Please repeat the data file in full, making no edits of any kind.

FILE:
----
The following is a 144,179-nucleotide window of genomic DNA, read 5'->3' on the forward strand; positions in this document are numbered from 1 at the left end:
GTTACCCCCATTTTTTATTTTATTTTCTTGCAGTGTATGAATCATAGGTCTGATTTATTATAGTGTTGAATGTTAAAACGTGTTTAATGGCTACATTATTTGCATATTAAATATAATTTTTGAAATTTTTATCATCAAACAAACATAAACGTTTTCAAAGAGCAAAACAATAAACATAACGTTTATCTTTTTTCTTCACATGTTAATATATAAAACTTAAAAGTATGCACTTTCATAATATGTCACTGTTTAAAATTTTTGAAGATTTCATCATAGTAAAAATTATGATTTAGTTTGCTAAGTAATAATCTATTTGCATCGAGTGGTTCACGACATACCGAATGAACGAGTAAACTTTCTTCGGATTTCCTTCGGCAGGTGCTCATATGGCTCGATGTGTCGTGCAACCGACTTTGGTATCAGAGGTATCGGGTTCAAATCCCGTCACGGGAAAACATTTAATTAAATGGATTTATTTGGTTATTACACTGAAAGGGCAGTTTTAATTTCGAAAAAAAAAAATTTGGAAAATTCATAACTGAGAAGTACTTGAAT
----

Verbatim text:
The following is a 144,179-nucleotide window of genomic DNA, read 5'->3' on the forward strand; positions in this document are numbered from 1 at the left end:
GTTACCCCCATTTTTTATTTTATTTTCTTGCAGTGTATGAATCATAGGTCTGATTTATTATAGTGTTGAATGTTAAAACGTGTTTAATGGCTACATTATTTGCATATTAAATATAATTTTTGAAATTTTTATCATCAAACAAACATAAACGTTTTCAAAGAGCAAAACAATAAACATAACGTTTATCTTTTTTCTTCACATGTTAATATATAAAACTTAAAAGTATGCACTTTCATAATATGTCACTGTTTAAAATTTTTGAAGATTTCATCATAGTAAAAATTATGATTTAGTTTGCTAAGTAATAATCTATTTGCATCGAGTGGTTCACGACATACCGAATGAACGAGTAAACTTTCTTCGGATTTCCTTCGGCAGGTGCTCATATGGCTCGATGTGTCGTGCAACCGACTTTGGTATCAGAGGTATCGGGTTCAAATCCCGTCACGGGAAAACATTTAATTAAATGGATTTATTTGGTTATTACACTGAAAGGGCAGTTTTAATTTCGAAAAAAAAAAATTTGGAAAATTCATAACTGAGAAGTACTTGAAT